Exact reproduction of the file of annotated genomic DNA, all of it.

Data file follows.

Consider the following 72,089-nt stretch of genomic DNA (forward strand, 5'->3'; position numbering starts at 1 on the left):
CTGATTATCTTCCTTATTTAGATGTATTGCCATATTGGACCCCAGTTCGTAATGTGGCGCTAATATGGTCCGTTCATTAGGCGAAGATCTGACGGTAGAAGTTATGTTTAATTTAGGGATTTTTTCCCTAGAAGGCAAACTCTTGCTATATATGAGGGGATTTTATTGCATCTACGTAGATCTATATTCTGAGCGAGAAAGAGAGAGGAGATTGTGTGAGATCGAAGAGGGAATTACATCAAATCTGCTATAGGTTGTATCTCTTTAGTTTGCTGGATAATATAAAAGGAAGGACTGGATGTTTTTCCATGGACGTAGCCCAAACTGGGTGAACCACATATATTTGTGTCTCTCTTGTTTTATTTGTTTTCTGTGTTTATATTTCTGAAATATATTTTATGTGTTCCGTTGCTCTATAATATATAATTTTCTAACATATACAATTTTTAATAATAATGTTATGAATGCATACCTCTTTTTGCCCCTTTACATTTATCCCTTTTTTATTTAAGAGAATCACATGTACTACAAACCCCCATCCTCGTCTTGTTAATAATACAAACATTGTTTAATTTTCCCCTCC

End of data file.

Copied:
Consider the following 72,089-nt stretch of genomic DNA (forward strand, 5'->3'; position numbering starts at 1 on the left):
CTGATTATCTTCCTTATTTAGATGTATTGCCATATTGGACCCCAGTTCGTAATGTGGCGCTAATATGGTCCGTTCATTAGGCGAAGATCTGACGGTAGAAGTTATGTTTAATTTAGGGATTTTTTCCCTAGAAGGCAAACTCTTGCTATATATGAGGGGATTTTATTGCATCTACGTAGATCTATATTCTGAGCGAGAAAGAGAGAGGAGATTGTGTGAGATCGAAGAGGGAATTACATCAAATCTGCTATAGGTTGTATCTCTTTAGTTTGCTGGATAATATAAAAGGAAGGACTGGATGTTTTTCCATGGACGTAGCCCAAACTGGGTGAACCACATATATTTGTGTCTCTCTTGTTTTATTTGTTTTCTGTGTTTATATTTCTGAAATATATTTTATGTGTTCCGTTGCTCTATAATATATAATTTTCTAACATATACAATTTTTAATAATAATGTTATGAATGCATACCTCTTTTTGCCCCTTTACATTTATCCCTTTTTTATTTAAGAGAATCACATGTACTACAAACCCCCATCCTCGTCTTGTTAATAATACAAACATTGTTTAATTTTCCCCTCC